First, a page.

Mold Problems and Ways to Fix Them
Summer's warm and humid weather creates perfect conditions for mold - one of the most commonly encountered
allergens - to develop. Everyone is exposed to some mold on a daily basis without evident harm. It is common to find
mold spores in the air inside homes, and most of the airborne spores found indoors come from outdoor sources. Most people are unharmed by such encounters with mold. But sometimes, mold can cause damage, both to your health and
Introduction to mold
|Mold under a microscope|
Molds are simple, microscopic organisms, present virtually everywhere - indoors and outdoors. For molds to grow and reproduce, they need only a food source - any organic material, such as leaves, wood, paper, or dirt - and moisture. To reproduce, molds release countless tiny spores, which waft through the indoor and outdoor air continually. These spores are what causes mold allergies and asthmatic attacks, since they are tiny enough to get inside your airial pathways and lungs, causing irritation.
When mold spores land on a damp spot indoors, they may begin growing and digesting whatever they are growing on. When excessive moisture or water accumulates indoors, mold growth will often occur, particularly if the moisture problem remains undiscovered or un-addressed.
How does mold affect people?
For those sensitive to mold, exposure to mold spores can cause symptoms such as nasal stuffiness, eye irritation,
wheezing, or skin irritation, amongst other things. Some people, such as those with serious allergies to mold, may have more severe reactions, like fever and shortness of breath. Those with chronic lung illnesses, such as obstructive lung disease, may develop mold infections in their lungs. Mold spores can also trigger asthma episodes, so people with asthma should avoid contact with or exposure to molds.
Also, because mold digests whatever it grows on, objects exposed to it - carpets, paintings or expensive furniture,
just to name a few - can eventually get destroyed. A mold patch settled in the foundations of a building can gradually
weaken them to the point when walls start cracking and crumbling apart.
How to tell if a house is mold-infested?
|Mold tends to hide away|
from the prying eyes.
This patch was found
behind a wallpaper.
You may suspect that you have mold if you see discolored patches or cottony or speckled growth on walls or furniture or if you smell an earthy or
musty odor. You also may suspect mold contamination if mold-allergic individuals experience some of the symptoms listed above when in the house. Evidence of past or ongoing water damage should also trigger more thorough inspection.
Be on the lookout in your home for common sources of indoor moisture that may lead to mold problems:
||Overflow from sinks or sewers
Damp basement or crawl space
Steam from shower or cooking|
How to get rid of mold?
1. Identify and eliminate sources of moisture
|A leaking roof may be|
the cause of your home
being infested by mold
- Fix the source of the water problem or leak to prevent mold growth.
- Reduce indoor humidity (to 30-60% ) to decrease mold growth by: venting bathrooms, dryers, and other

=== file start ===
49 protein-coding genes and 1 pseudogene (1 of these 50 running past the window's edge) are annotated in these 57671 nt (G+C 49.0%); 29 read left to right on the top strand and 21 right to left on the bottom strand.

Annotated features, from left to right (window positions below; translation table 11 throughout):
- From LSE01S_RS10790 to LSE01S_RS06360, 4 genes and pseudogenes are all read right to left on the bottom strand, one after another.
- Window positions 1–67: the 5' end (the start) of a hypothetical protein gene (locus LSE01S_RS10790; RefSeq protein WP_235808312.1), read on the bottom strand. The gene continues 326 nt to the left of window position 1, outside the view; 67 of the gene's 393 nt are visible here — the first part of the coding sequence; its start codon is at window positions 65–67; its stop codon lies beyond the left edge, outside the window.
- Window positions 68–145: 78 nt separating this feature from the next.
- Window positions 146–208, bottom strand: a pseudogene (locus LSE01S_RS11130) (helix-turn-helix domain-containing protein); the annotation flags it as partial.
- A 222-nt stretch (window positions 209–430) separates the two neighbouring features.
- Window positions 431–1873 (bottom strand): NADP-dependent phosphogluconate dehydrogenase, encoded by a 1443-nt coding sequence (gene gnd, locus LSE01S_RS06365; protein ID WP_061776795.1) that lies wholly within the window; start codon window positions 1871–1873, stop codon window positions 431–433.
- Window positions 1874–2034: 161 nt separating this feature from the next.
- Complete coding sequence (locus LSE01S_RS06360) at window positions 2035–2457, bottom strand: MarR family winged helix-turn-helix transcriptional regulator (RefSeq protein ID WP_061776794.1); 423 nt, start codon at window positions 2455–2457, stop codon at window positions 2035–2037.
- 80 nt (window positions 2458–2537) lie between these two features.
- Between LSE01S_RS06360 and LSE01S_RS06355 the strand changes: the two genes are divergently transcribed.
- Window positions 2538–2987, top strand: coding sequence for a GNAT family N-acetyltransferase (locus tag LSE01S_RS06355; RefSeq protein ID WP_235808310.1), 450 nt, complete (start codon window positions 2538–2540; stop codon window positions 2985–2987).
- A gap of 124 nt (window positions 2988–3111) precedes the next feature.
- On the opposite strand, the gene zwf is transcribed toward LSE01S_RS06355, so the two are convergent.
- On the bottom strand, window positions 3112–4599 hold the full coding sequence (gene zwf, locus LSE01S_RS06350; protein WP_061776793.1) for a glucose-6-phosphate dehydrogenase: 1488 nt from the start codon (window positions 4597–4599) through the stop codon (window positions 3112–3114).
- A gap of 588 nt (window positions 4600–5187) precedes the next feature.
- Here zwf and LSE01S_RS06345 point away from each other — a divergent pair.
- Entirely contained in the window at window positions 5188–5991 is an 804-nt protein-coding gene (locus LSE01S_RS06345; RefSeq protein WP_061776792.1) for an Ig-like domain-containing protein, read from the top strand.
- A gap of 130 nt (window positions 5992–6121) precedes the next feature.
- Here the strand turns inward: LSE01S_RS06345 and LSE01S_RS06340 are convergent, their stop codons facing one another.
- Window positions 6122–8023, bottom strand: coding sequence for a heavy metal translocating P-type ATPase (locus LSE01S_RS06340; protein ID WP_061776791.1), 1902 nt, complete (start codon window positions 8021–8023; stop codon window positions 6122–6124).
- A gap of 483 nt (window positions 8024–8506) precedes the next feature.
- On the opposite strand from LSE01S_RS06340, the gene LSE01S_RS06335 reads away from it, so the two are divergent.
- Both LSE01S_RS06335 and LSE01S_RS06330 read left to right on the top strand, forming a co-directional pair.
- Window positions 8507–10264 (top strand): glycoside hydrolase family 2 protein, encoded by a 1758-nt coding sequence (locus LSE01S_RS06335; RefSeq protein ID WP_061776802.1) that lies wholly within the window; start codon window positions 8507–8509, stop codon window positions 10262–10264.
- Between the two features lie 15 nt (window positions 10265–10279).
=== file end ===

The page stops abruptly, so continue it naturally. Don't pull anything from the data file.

moisture-generating sources to the outside; using
air conditioners and dehumidifiers; increasing ventilation; using exhaust fans whenever cooking, dishwashing, and cleaning. DO NOT use the home's central blower if flooding has occurred in it or in any of the ducts. DO NOT use fans if mold may have already started to grow (more than 48 hours since flooding).
2. Clean and dry moldy areas
|Use protective gear|
when cleaning the mold
- Clean and dry any damp or wet building materials and furnishings within 24-48 hours to prevent mold growth.
- Clean mold off hard surfaces with special
mold cleaners, and dry completely. Absorbent materials such as ceiling tiles, that are moldy, may need to be
- Use protective gear. A
mold-proof face mask and a pair of rubber gloves should be sufficient for a small mold-infested area. Use full-body work coveralls and protective goggles when dealing with a medium (a full bathroom or a mold-infested basement, for example) to large (whole building infestation) contamination problem - or consider calling in a professional.
3. Dispose of all infested material
|Dispose of any infested|
4. Take appropriate measures to make sure that mold does not return.
- Discard porous materials (for example, ceiling tiles, sheetrock, carpeting, and wood products).
- Bag and discard moldy items, such as rags, paper, leaves, and debris; if properly enclosed, items can be disposed with household trash.
- Dry affected areas for 2 or 3 days.
- Clean up should begin after the moisture source is fixed and excess water has been removed. Spores are more easily released when moldy materials dry out, hence it is advisable to remove moldy items as soon as possible.
- Get rid of the clothes you were wearing while cleaning the molds up - or at least wash them thoroughly.
- Re-paint the surfaces damaged by mold using mold-inhibiting paint additives. DO NOT paint over a moldy surface, since paint will most likely peel; clean the mold up first.
- Run dehumidifiers and air conditioners to lower humidity.
- Use special mold zappers and sterilizers. These appliances use high temperature to destroy mold spores and prevent them from spreading.
- Use furnace filters to prevent mold spores from entering your home via ventilation system.
AirFree Air Sterilizer and Purifier|
Quickly removes any excess humidity.
DeLonghi 50 pint Dehumidifier
Quickly removes any excess humidity.
DeLonghi 40 pint Dehumidifier w/ Pump
Great for dealing with humidity in a basement.
A dehumidifier that fits on your desk! Perfect for small rooms and closets.